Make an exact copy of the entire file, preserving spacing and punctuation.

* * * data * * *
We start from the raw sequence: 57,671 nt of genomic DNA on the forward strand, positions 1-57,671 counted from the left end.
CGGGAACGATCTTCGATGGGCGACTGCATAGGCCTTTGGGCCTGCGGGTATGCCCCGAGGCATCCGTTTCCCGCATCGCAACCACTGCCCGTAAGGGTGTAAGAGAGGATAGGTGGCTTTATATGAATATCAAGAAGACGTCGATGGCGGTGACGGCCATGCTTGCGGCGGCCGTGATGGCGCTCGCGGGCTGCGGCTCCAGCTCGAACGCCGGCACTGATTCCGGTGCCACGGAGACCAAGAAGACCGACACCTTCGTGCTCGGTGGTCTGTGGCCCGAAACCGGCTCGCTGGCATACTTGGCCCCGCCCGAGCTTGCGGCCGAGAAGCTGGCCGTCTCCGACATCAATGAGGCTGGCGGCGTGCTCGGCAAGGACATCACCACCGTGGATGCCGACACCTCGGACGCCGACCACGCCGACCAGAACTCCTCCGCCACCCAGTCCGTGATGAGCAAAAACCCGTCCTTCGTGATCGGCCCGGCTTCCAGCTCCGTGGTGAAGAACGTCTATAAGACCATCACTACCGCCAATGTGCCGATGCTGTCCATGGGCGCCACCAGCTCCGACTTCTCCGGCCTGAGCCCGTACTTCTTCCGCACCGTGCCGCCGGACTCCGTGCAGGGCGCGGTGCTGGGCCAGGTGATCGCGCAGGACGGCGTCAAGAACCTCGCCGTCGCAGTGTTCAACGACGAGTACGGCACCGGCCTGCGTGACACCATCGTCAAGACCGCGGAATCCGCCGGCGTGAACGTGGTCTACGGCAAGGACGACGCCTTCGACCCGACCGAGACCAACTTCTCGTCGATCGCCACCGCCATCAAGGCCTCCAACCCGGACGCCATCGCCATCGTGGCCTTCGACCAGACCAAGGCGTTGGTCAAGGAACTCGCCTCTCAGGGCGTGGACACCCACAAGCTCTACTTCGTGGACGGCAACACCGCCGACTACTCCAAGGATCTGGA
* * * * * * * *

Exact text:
We start from the raw sequence: 57,671 nt of genomic DNA on the forward strand, positions 1-57,671 counted from the left end.
CGGGAACGATCTTCGATGGGCGACTGCATAGGCCTTTGGGCCTGCGGGTATGCCCCGAGGCATCCGTTTCCCGCATCGCAACCACTGCCCGTAAGGGTGTAAGAGAGGATAGGTGGCTTTATATGAATATCAAGAAGACGTCGATGGCGGTGACGGCCATGCTTGCGGCGGCCGTGATGGCGCTCGCGGGCTGCGGCTCCAGCTCGAACGCCGGCACTGATTCCGGTGCCACGGAGACCAAGAAGACCGACACCTTCGTGCTCGGTGGTCTGTGGCCCGAAACCGGCTCGCTGGCATACTTGGCCCCGCCCGAGCTTGCGGCCGAGAAGCTGGCCGTCTCCGACATCAATGAGGCTGGCGGCGTGCTCGGCAAGGACATCACCACCGTGGATGCCGACACCTCGGACGCCGACCACGCCGACCAGAACTCCTCCGCCACCCAGTCCGTGATGAGCAAAAACCCGTCCTTCGTGATCGGCCCGGCTTCCAGCTCCGTGGTGAAGAACGTCTATAAGACCATCACTACCGCCAATGTGCCGATGCTGTCCATGGGCGCCACCAGCTCCGACTTCTCCGGCCTGAGCCCGTACTTCTTCCGCACCGTGCCGCCGGACTCCGTGCAGGGCGCGGTGCTGGGCCAGGTGATCGCGCAGGACGGCGTCAAGAACCTCGCCGTCGCAGTGTTCAACGACGAGTACGGCACCGGCCTGCGTGACACCATCGTCAAGACCGCGGAATCCGCCGGCGTGAACGTGGTCTACGGCAAGGACGACGCCTTCGACCCGACCGAGACCAACTTCTCGTCGATCGCCACCGCCATCAAGGCCTCCAACCCGGACGCCATCGCCATCGTGGCCTTCGACCAGACCAAGGCGTTGGTCAAGGAACTCGCCTCTCAGGGCGTGGACACCCACAAGCTCTACTTCGTGGACGGCAACACCGCCGACTACTCCAAGGATCTGGA